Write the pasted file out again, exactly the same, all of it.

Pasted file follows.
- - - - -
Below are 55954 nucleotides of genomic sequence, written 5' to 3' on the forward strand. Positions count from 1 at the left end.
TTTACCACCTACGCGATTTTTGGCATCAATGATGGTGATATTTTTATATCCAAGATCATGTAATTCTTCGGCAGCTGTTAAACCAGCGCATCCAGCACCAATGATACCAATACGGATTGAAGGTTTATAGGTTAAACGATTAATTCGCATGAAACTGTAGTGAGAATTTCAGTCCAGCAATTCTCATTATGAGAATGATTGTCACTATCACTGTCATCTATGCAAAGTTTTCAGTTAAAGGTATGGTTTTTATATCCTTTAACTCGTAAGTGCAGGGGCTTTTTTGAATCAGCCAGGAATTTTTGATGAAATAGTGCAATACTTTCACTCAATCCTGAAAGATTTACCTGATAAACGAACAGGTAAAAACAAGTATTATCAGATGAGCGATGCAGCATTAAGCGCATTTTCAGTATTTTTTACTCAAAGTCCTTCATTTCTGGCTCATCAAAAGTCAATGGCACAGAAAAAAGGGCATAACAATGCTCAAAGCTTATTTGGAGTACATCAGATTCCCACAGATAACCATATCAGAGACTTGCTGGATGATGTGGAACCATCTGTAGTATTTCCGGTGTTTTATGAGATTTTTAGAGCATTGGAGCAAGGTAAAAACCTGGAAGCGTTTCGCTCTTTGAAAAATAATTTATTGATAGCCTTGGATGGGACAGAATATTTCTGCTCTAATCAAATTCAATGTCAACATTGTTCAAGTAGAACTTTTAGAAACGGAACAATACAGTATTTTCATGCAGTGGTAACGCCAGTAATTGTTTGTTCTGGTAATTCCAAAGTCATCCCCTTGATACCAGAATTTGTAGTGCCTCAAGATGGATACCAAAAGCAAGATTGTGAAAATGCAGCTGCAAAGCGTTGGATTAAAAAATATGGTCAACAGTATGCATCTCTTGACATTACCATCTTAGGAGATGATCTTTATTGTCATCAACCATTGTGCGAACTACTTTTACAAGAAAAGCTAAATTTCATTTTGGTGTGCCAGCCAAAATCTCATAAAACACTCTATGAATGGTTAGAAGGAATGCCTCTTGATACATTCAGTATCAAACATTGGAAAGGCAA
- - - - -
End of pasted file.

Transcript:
Below are 55954 nucleotides of genomic sequence, written 5' to 3' on the forward strand. Positions count from 1 at the left end.
TTTACCACCTACGCGATTTTTGGCATCAATGATGGTGATATTTTTATATCCAAGATCATGTAATTCTTCGGCAGCTGTTAAACCAGCGCATCCAGCACCAATGATACCAATACGGATTGAAGGTTTATAGGTTAAACGATTAATTCGCATGAAACTGTAGTGAGAATTTCAGTCCAGCAATTCTCATTATGAGAATGATTGTCACTATCACTGTCATCTATGCAAAGTTTTCAGTTAAAGGTATGGTTTTTATATCCTTTAACTCGTAAGTGCAGGGGCTTTTTTGAATCAGCCAGGAATTTTTGATGAAATAGTGCAATACTTTCACTCAATCCTGAAAGATTTACCTGATAAACGAACAGGTAAAAACAAGTATTATCAGATGAGCGATGCAGCATTAAGCGCATTTTCAGTATTTTTTACTCAAAGTCCTTCATTTCTGGCTCATCAAAAGTCAATGGCACAGAAAAAAGGGCATAACAATGCTCAAAGCTTATTTGGAGTACATCAGATTCCCACAGATAACCATATCAGAGACTTGCTGGATGATGTGGAACCATCTGTAGTATTTCCGGTGTTTTATGAGATTTTTAGAGCATTGGAGCAAGGTAAAAACCTGGAAGCGTTTCGCTCTTTGAAAAATAATTTATTGATAGCCTTGGATGGGACAGAATATTTCTGCTCTAATCAAATTCAATGTCAACATTGTTCAAGTAGAACTTTTAGAAACGGAACAATACAGTATTTTCATGCAGTGGTAACGCCAGTAATTGTTTGTTCTGGTAATTCCAAAGTCATCCCCTTGATACCAGAATTTGTAGTGCCTCAAGATGGATACCAAAAGCAAGATTGTGAAAATGCAGCTGCAAAGCGTTGGATTAAAAAATATGGTCAACAGTATGCATCTCTTGACATTACCATCTTAGGAGATGATCTTTATTGTCATCAACCATTGTGCGAACTACTTTTACAAGAAAAGCTAAATTTCATTTTGGTGTGCCAGCCAAAATCTCATAAAACACTCTATGAATGGTTAGAAGGAATGCCTCTTGATACATTCAGTATCAAACATTGGAAAGGCAA